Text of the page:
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Microsoft's Secure Boot Gambit

  • September 27, 2011
  • By Sean Kerner

Few vendors and few topics on the Linux Planet inspire as much vitriol as Microsoft. This past week, Microsoft managed to inspire new outrage, as details about its secure boot approach for Windows 8 were alleged to be a potential risk for Linux. It was also a week that saw a delay for Linux 3.1 as the kernel.org servers remained offline.

1. Windows Secure Boot

Red Hat Engineer Matthew Garrett sounded the alarm bell this past week about Microsoft's plans for Windows 8. The upcoming Windows operating system will use the Unified Extensible Firmware Interface (UEFI) secure boot protocol in an effort to make Windows 8 more secure.

UEFI secure boot will require Windows 8 certified hardware vendors to digitally sign their hardware with keys to ensure that only signed applications can boot. That's a move Garret warned could severely impact the Linux ecosystem. Linux users might not be able to install or boot Linux on hardware that has been Windows 8 certified.

Microsoft has attempted to refute Garret's claims.

"There have been some comments about how Microsoft implemented secure boot, and unfortunately these seemed to synthesize scenarios that are not the case," Microsoft executive Steven Sinofsky wrote in a blog post.

Garrett, however, remains convinced that Windows 8 Secure Boot is a problem.

"We at Red Hat have been discussing the problem with other Linux vendors, hardware vendors and BIOS vendors," Garrett said. "We've been making sure that we understood the ramifications of the policy in order to avoid saying anything that wasn't backed up by facts."

Garrett also argued that Microsoft's rebuttal is entirely factually accurate but misleading.

"The truth is that Microsoft's move removes control from the end user and places it in the hands of Microsoft and the hardware vendors," Garrett said.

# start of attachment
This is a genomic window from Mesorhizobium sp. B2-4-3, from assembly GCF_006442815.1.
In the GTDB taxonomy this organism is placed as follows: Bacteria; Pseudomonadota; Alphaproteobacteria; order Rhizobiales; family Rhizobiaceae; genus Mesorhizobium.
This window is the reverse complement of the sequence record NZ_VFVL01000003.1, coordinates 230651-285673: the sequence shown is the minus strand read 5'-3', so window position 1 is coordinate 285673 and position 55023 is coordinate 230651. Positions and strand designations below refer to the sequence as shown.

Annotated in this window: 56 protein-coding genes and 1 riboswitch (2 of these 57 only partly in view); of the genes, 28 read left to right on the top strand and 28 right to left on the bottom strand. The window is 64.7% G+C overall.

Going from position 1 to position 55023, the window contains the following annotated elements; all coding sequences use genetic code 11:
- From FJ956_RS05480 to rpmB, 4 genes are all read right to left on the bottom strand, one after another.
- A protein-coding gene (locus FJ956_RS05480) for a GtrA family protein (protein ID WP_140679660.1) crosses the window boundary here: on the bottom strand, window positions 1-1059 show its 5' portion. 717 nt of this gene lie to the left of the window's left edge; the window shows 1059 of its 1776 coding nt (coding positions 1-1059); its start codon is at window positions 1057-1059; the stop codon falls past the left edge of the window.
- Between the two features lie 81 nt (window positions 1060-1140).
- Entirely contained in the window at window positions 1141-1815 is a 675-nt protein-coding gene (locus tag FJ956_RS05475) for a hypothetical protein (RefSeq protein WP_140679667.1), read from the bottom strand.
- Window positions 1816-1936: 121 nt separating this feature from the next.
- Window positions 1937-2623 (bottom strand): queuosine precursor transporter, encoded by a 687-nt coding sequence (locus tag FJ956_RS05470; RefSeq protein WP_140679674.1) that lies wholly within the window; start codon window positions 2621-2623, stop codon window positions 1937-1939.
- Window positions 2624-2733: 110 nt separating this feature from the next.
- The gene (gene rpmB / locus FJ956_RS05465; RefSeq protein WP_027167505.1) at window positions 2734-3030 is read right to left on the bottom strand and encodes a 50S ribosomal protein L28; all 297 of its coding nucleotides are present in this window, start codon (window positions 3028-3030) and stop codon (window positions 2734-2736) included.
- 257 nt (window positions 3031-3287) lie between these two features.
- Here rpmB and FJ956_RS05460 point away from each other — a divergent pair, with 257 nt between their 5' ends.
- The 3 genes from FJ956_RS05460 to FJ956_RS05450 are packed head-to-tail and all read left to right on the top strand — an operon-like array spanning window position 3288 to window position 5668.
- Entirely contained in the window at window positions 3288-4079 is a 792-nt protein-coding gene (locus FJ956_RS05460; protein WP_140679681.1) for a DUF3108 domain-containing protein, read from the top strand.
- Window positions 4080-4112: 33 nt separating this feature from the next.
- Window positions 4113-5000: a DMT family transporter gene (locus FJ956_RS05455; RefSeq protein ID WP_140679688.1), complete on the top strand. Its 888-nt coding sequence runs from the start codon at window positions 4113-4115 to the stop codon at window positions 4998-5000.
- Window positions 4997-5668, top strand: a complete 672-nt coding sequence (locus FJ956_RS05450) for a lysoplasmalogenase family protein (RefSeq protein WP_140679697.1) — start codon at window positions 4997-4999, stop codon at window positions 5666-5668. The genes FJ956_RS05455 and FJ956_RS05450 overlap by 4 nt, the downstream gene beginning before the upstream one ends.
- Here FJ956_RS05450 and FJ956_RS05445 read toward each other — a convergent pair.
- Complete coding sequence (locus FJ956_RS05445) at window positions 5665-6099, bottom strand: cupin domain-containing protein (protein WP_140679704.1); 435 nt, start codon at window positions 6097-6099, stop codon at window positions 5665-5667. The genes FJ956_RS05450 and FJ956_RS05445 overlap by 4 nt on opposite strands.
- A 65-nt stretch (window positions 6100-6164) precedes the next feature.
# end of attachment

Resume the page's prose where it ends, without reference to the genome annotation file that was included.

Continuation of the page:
Windows 8 is still months away from being generally available, so the risk to Linux isn't immediate. That said, if Garrett's assertions prove to be entirely accurate, the Linux community will be severely challenged to overcome the Microsoft-certified hardware juggernaut as a barrier to Linux usage.

With $1 billion in revenue and relationships with many of the world's leading server vendors, Red Hat is a good company to help lead the fight on some levels. Let's hope other Linux vendors join the battle to ensure hardware isn't locked to Windows, locking out Linux.

2. Linux 3.1 Delayed

Linux kernels are pushed out by Linus Torvalds on a six- to eight-week cycle, with some releases taking a bit longer than others for various reasons. The upcoming Linux 3.1 release will be on the longer side thanks to some developer testing issues and issues at kernel.org.

On the testing side, Torvalds publicly chided some kernel developers about a lack of testing for new kernel patches.

"I really wanted to release -rc7 today. But no way am I applying these kinds of totally untested patches," Torvalds wrote last Monday. "Can you guys please get your act together? Stop with the 'this might just work' crap. Because -rc7 is just too late to dick around like that."

Linux 3.1 is also being impacted by Torvalds' desire to start the merge process for the Linux 3.2 kernel on the kernel.org site, which remained offline last week.

3. Kernel.org Still Down

The kernel.org site remained offline last week, as it has for almost all of September. Kernel.org was hit by an attack at the end of August, and site administrators have been scrambling to make its infrastructure more secure ever since.

It's still not clear when kernel.org will return to full service, although admin Peter Anvin has provided an update about what has been going on.

"As you know, we've been working very hard on building a new kernel.org infrastructure from the ground up," Anvin wrote. "This new infrastructure will no longer have shell access to the git repositories; instead, we will be running git using the gitolite web glue."

4. Ubuntu 11.10 Hits Beta 2, Gets 'Juju'

The next major Ubuntu release is coming soon. This past week, Canonical released the final beta ahead of general availability.

Ubuntu 11.10 Beta 2 includes the Linux 3.0.4 kernel and a new GNOME update to version 3.1.92. On the Server side, Ubuntu 11.10 now includes something called Orchestra, which is a suite of tools for orchestrating (deploying and managing) data center infrastructure servers.

Part of Orchestra is the renamed Ensemble cloud orchestration tool, which is now known as 'Juju' -- an African word for magic.

5. Firefox 7 Released

Firefox 7 officially launches September 27th, providing Linux users with significant memory improvements.

Mozilla has been fielding complaints from Linux and other operating system users for years about Firefox's expanding memory footprint. With Firefox 7, the open source browser is taking its most dramatic steps yet to make the browser faster while reducing memory usage.

Sean Michael Kerner is a senior editor at InternetNews.com, the news service of Internet.com, the network for technology professionals.

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